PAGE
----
SysStreaming Win10wiwi app enables to take control for free
Win10wiwi is a small software application that is very simple to use: Most users will just click on one button and the “get Windows 10” updates will be uninstalled and marked as “hidden” preventing them from being reinstalled. It also recovers the storage space (between 3 and 6GB) that is often silently being used to host Windows 10 installation files, “just in case”, which is not very kind to users that have limited storage capacity, in particular on SSD storage.
But there’s more: During the study conducted to develop Win10wiwi, SysStreaming has identified several updates that enable some telemetry on the users’ system. Telemetry can report back to third parties various things: usage statistics and behavioral data in particular. Some experts say that telemetry is often hard to differentiate from spying!
Win10wiwi makes it possible to the users to disable the identified telemetry components in Windows 7 and 8.
Lastly, Win10wiwi can also be used to actually download; enable and install the “get Windows 10” components so that users that have decided to upgrade to Windows 10 can do so just with 3 clicks.
Win10wiwi has been released as a beta version on October 9th and has left the beta stage on October 16th. It has been downloaded more than 1000 times, by more than 800 users, has freed more than 850GB of disk space and processed more than 3900 Windows Updates components so far. Users of Win10wiwi are individuals as well as IT professionals who offer support and maintenance services to various entities.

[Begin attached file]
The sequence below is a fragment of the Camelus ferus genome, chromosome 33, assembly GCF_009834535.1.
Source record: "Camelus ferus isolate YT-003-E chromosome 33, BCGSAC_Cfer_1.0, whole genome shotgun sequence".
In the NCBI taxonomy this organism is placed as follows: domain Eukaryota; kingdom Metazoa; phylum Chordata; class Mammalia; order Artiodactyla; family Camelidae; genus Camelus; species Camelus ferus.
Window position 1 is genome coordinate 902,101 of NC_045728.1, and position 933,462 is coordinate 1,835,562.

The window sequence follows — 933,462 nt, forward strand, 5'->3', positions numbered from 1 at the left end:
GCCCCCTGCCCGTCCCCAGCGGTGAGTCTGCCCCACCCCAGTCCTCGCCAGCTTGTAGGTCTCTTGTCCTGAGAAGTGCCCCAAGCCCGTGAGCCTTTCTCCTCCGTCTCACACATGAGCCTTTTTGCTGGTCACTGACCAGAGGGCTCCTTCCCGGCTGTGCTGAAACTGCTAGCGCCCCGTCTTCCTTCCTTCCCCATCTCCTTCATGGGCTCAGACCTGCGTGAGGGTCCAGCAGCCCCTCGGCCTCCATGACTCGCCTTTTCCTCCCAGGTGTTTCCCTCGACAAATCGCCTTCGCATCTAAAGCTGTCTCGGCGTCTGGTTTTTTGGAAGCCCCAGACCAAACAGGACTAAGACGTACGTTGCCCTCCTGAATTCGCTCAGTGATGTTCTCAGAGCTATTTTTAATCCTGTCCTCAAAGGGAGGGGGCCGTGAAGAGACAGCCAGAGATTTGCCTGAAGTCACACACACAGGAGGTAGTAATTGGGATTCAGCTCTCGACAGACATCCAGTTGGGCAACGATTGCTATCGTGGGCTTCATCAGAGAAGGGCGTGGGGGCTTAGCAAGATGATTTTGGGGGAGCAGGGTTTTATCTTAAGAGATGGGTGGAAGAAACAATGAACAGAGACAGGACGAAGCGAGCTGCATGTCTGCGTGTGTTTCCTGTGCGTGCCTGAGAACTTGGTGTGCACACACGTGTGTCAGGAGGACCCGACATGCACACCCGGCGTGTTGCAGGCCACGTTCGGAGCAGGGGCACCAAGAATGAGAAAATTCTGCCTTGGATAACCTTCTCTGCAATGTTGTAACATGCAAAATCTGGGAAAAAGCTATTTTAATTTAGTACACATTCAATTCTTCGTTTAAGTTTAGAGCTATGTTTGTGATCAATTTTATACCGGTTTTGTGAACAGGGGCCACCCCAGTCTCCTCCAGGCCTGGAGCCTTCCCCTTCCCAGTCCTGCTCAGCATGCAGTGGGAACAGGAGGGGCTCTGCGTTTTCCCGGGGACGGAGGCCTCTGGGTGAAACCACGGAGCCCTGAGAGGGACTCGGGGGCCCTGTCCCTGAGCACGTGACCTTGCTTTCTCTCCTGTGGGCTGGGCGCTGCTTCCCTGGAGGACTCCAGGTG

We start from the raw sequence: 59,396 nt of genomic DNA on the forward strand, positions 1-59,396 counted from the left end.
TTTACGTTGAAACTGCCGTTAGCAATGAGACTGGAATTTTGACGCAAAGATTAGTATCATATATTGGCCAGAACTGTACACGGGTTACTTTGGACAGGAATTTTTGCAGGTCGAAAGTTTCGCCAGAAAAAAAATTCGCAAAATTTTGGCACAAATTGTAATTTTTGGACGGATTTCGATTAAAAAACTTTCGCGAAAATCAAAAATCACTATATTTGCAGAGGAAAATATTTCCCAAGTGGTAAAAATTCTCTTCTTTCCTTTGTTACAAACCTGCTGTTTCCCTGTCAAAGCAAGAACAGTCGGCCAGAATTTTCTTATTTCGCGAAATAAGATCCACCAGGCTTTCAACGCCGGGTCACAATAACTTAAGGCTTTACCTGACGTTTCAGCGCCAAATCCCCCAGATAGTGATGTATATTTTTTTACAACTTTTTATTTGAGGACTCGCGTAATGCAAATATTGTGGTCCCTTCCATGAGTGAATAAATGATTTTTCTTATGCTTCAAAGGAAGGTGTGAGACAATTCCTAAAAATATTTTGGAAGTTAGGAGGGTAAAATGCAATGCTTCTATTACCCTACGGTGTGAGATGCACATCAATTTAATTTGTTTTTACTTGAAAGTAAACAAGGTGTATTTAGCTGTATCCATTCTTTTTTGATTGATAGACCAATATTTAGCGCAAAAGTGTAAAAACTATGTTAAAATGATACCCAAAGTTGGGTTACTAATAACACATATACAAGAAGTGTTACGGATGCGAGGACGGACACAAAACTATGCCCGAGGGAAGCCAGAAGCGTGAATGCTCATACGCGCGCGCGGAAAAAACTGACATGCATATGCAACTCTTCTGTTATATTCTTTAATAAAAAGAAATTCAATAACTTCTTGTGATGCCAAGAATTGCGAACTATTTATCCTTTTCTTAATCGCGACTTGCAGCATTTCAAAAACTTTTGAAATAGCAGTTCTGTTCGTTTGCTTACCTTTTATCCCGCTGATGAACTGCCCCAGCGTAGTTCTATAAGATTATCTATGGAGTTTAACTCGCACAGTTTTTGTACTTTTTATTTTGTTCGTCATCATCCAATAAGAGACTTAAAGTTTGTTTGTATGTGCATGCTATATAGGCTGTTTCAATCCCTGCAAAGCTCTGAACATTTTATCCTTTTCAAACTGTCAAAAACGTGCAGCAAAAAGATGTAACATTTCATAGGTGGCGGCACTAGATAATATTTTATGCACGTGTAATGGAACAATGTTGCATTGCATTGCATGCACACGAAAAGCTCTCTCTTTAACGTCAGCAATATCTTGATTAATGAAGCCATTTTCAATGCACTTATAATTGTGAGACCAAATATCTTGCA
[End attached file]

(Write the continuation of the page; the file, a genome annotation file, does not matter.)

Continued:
Win10wiwi is freely available online on its dedicated web site: http://win10wiwi.com
What does Win10wiwi stands for? "Windows 10 when I want it"!
SysStreaming is a French consulting and R&D company, founded in February 2015 by Yves Gattegno, an experienced entrepreneur who has previously founded Qualystem Technology, a pioneer in Desktop Virtualization acquired by Neoware in 2005. Yves, an inventor and the author of more than 12 patents as well as a specialist of innovation, has acted as a technical director, virtualization and innovation specialist for Neoware and then for Hewlett-Packard.
SysStreaming board of partners also includes Hervé Yahi, serial entrepreneur, whose more recent venture is to be the founder and CEO of Horizontal Software, Philippe Bornens, founder and managing manager of Invivo Environnement and Christian Melquiond, director of IT services at ASI and former director of the sailing school “Les Glénans”.
SysStreaming R&D department creates innovative software and embedded solutions, aimed at giving more controls to users over their systems, software and devices.
SysStreaming Consulting department provides consulting services related to audits and innovation: pre and post investment audits, technical audits, patents, intellectual property, innovation financing and funding, mostly in the software and embedded industry.
web site: http://win10wiwi.com
34 rue de l’Orme Sec